Out of the eight Survey USA state polls released yesterday, none of them polled the Clinton-McCain match up. If that is indicative (and last night's results tell me that it will be), then this may be the last week that FHQ includes a Clinton map in the weekly electoral college breakdown. For this week, though, the Clinton map is still here, as are the Obama-McCain and McCain margin maps. Since last Thursday there have been 23 new polls in 19 different states. The outcome of both electoral college scenarios did not change at all, though, and only a few of those states actually switched categories.
Losing Michigan and North Dakota a week ago and only gaining in Colorado put Obama behind McCain. And while Texas slipped out of the McCain lean category and into the Strong McCain column this week, Obama made up ground in Missouri where he has lagged behind where Clinton has been relative to McCain. The Show-Me state is now a toss up that favors the Arizona senator. Like Ohio, though, it is trending toward Obama, which is something that Obama would need if he were trailing McCain by 24 electoral votes. If those two states were to go to Obama, it would effectively turn the tables on the current electoral college numbers between the two presumptive nominees.
Little changed on the Clinton-McCain map this week. Most of that was due the the decline in actual data on the Clinton-McCain pairing. There were but ten polls in ten states which asked about the hypothetical Clinton-McCain race and only Connecticut switched in any noticeable way. Clinton's support in the Constitution state increased pushing the Connecticut out of the toss up area and into the Clinton lean category. Aside from that one shift, little else was different and the slim electoral college victory the New York senator won a week ago was preserved for another week.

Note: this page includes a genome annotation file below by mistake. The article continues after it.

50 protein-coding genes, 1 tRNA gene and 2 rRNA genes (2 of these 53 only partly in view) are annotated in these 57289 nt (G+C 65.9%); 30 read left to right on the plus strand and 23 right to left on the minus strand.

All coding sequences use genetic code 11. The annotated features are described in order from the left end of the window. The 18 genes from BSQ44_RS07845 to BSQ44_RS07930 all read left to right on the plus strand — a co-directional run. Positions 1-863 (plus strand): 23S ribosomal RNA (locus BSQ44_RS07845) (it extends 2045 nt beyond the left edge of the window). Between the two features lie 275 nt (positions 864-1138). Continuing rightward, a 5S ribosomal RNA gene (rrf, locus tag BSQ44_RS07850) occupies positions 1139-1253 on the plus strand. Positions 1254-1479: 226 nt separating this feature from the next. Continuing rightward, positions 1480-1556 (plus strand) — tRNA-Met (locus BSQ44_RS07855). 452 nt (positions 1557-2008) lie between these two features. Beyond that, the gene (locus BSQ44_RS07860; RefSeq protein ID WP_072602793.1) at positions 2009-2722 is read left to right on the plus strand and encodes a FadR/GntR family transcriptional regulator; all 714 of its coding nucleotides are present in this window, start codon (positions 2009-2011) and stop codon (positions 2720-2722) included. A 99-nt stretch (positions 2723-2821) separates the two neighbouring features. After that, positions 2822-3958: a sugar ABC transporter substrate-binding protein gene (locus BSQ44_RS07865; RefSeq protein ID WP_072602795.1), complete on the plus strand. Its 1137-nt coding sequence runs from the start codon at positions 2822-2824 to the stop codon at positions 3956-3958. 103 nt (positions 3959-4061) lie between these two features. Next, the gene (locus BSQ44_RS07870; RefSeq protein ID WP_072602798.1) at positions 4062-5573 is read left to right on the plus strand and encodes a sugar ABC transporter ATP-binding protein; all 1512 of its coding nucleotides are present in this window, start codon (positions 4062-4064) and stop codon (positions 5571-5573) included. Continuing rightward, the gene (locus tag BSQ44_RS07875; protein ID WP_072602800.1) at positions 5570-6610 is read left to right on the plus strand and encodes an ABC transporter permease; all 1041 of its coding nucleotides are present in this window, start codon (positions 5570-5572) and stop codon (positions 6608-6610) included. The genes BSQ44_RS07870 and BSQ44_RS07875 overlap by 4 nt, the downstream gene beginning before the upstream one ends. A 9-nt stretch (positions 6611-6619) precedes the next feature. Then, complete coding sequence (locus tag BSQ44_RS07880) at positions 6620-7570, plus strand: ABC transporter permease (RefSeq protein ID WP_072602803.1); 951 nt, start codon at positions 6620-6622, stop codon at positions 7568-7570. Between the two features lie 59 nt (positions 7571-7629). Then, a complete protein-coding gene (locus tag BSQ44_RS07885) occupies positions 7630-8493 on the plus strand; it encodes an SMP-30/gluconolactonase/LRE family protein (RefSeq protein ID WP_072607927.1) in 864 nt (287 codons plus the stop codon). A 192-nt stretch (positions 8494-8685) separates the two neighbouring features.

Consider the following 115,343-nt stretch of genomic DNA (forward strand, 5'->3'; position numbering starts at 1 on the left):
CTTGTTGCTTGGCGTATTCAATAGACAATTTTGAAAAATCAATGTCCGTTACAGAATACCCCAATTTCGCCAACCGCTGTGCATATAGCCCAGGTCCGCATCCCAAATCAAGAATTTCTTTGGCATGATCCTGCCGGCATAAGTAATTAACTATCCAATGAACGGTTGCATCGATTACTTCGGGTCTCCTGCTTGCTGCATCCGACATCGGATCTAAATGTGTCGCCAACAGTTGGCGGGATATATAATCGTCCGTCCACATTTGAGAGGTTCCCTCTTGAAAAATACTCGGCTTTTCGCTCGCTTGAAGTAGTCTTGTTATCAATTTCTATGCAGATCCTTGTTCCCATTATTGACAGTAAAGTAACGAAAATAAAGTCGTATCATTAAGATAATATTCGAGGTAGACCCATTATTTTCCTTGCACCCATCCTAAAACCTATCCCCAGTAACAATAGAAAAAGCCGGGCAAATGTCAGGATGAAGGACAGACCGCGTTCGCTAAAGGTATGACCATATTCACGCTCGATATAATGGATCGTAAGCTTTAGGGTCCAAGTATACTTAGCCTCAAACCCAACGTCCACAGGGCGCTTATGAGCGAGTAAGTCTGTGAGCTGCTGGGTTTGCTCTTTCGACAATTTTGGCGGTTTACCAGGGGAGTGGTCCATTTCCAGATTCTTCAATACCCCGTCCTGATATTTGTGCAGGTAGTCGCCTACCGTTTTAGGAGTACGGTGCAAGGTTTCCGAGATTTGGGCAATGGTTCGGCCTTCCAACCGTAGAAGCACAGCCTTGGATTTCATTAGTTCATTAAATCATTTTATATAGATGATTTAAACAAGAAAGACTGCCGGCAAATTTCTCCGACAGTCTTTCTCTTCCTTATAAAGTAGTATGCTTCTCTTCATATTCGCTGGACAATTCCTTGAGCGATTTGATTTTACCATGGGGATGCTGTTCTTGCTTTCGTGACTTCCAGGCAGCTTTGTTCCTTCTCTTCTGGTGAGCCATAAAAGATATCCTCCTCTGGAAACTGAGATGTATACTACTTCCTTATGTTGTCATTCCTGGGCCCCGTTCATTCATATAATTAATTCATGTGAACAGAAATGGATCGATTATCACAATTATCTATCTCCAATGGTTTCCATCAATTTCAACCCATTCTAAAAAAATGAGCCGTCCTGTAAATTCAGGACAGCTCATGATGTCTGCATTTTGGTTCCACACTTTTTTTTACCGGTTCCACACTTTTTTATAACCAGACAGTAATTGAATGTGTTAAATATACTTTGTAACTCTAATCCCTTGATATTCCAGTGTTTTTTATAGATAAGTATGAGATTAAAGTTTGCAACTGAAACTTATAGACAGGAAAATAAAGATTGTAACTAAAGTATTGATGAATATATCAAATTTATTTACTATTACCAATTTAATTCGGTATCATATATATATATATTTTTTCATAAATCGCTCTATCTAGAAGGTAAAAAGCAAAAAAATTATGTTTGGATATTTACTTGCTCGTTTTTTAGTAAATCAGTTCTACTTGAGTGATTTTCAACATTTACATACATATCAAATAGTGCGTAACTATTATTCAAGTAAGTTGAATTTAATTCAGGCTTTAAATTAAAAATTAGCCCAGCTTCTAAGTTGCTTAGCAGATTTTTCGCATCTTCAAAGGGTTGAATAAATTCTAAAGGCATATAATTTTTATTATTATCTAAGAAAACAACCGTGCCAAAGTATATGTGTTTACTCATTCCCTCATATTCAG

And in what may be the last McCain margin map (Toot my own horn alert: I know, a sad thought considering how much better it looks now.), little changed. The new poll in Wyoming increased Obama's McCain margin (the darker the color, the greater McCain margin, Clinton = green, Obama = blue) there. Beyond that, Clinton's slight McCain margin lead in Missouri became even smaller, while the opposite was true for Obama in Connecticut (his McCain margin slipped). Both are lighter this week, meaning that the difference between each of the Democrats and McCain is low. In other words, it doesn't matter which Democrat is up against McCain. Connecticut is a good lean to the Democrats while Missouri remains a slight toss up favoring McCain no matter who the Democratic nominee is.
Later this week I'll be back with a look at how much the maps have changed since we started looking at the electoral college scenarios back in March. I'll also be unveiling the new map template that Paul Gurian and I will be using for the general election electoral college breakdown. Also, I should note that I will continue collecting Clinton-McCain data, when and if it surfaces. However, I'll move those into their own post with the soon-to-be defunct McCain margin maps.
***Please see the side bar for links to past electoral college comparisons.***
The Big Montana
The Long and Winding Road
Maine Final Tally: 59% of the Vote, 63% of the Delegates